Hindu Avatars of Vishnu
Avatara is a descent of God for the ascent of man.
- Stephen Knapp
An AVATARA (or Avatar) is an incarnate of God, who has taken form on Earth to vanquish evil that has engulfed the world in darkness. This incarnate will take the form of something that is familiar to mankind so as not to insight suspicion or distract from the MESSAGE he wishes to convey. For example, Hindu scriptures proclaim that God, in this case, Lord Vishnu, will descend on Earth ten times in order to rid the world of the evils that have befallen it. As such, we have already witnessed nine of them: Matsya (the fish), Kurma (the tortoise), Varaha (the boar), Narasimha (half-man/half-lion), Vamana (the dwarf), Parasurama (Rama with an ax; the first warrior-saint), Rama (prince of Ayodhya), Buddha (aka Balarama; elder brother of Krishna; known as the Sankarashana form), and Krishna (essential character in the Mahabharata; marked the beginning of the Kali Yuga (the Iron Age). The tenth, who will be known as Kalki (the Destroyer of Filth) will emerge at the end of the Kali Yuga, mounted on a white horse and wielding a blazing sword. (written by Neelam Wadhwani)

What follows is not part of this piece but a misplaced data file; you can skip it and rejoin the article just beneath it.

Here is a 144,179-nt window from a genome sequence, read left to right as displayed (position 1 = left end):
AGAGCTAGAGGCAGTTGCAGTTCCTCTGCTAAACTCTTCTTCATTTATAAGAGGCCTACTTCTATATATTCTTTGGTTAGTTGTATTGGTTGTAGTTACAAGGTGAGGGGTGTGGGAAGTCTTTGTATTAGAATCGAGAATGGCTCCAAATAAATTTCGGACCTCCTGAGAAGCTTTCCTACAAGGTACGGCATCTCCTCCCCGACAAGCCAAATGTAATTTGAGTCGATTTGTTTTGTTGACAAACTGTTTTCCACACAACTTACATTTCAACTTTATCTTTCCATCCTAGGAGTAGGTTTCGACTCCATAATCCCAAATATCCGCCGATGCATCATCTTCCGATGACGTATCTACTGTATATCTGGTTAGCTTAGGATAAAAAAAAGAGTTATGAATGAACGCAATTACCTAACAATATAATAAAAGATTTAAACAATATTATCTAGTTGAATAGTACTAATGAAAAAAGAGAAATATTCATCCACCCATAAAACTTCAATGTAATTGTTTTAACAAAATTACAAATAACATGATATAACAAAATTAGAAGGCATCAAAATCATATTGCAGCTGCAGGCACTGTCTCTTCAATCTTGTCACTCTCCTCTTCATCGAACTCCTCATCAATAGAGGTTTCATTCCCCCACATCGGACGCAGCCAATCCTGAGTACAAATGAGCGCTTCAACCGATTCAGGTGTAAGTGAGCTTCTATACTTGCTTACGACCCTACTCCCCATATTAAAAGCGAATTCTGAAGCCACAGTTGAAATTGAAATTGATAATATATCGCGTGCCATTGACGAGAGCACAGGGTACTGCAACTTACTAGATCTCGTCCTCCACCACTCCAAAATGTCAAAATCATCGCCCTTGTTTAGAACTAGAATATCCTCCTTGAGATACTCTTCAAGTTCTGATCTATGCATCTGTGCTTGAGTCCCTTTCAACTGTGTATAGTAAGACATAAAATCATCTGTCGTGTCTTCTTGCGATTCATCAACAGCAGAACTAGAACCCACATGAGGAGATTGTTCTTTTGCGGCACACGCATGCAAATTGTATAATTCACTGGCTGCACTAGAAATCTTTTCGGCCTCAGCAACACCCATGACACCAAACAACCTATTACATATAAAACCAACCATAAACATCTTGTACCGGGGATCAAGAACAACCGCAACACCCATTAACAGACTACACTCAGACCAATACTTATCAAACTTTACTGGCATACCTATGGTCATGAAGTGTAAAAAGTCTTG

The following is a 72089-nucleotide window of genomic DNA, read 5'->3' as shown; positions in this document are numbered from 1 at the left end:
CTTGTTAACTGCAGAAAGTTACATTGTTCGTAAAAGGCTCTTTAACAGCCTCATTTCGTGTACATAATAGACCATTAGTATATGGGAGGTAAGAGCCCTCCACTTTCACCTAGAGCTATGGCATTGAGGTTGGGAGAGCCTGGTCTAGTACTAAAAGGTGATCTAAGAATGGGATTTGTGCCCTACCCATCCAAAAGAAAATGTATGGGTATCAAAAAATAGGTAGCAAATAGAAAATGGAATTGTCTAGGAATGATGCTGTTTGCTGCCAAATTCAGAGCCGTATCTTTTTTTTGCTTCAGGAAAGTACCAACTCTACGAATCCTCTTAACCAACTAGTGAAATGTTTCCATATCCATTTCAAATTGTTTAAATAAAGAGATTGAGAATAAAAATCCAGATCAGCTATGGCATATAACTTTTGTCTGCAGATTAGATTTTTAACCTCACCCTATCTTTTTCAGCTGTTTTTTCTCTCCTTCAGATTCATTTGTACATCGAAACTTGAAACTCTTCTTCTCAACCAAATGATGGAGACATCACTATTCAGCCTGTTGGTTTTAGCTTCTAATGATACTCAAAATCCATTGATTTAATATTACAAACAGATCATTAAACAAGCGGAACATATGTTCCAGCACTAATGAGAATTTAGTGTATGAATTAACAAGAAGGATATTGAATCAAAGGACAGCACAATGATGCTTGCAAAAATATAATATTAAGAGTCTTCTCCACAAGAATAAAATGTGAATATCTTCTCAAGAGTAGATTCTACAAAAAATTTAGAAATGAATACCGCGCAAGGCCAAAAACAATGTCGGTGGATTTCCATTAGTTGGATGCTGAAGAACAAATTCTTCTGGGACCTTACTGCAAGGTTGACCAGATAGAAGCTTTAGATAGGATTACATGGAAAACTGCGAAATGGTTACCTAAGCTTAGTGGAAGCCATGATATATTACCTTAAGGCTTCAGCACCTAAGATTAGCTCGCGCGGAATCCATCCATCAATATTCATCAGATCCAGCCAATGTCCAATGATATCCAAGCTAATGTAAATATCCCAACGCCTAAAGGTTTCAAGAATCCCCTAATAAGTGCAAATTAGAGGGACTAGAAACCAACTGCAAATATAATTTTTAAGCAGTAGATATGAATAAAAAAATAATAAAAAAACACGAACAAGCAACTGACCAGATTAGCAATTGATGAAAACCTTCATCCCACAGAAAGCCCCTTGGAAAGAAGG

Shiva and Parvati as One
Neelam had some input that complements my last post about the Hindu Trinity:
Hindus believe in One God. However, this God is so encompassing that the average person cannot rationally comprehend it. So our ancient spiritual masters clustered the many aspects of God into three humanlike representatives. This way, the average human being could relate to God. That is why the Holy Trimurthy, of Brahma, Vishnu, and Shiva, was created.
Nowhere in the Scriptures does it say that woman is inferior to men. So in order to illustrate this, Brahma, Vishnu, and Shiva, were given female consorts, without whom they are rendered incomplete. Thus emerged Saraswati (with Brahma), Lakshmi (with Vishnu), and Parvati (with Shiva).
A Puja is a ceremony showing reverence to God or a divine spirit. The ceremony can include invocations, prayers, songs, and rituals. Performing a puja allows one to make a spiritual connection with the Devine. This contact is often facilitated through an object such as an element of nature, a sculpture, a painting, or a print.
The object chosen by the devotee is not considered the deity itself, but rather is believed to be filled with the essence of the deity and all that he represents to the devotee himself. It is a focal point for communicating with and honoring God. Each deity represents a different aspect of human nature and also the gift human’s value and would pray for. For instance, there are specific Gods one would pray to for health, wealth, peace, protection, etc. As one focuses on the chosen object, the consciousness mind of the devotee focuses single-mindedly on the benefit he hopes to achieve. Praying in this manner is a powerful attractant for the desired outcome. This is why we have so many “gods” in the Hindu religion.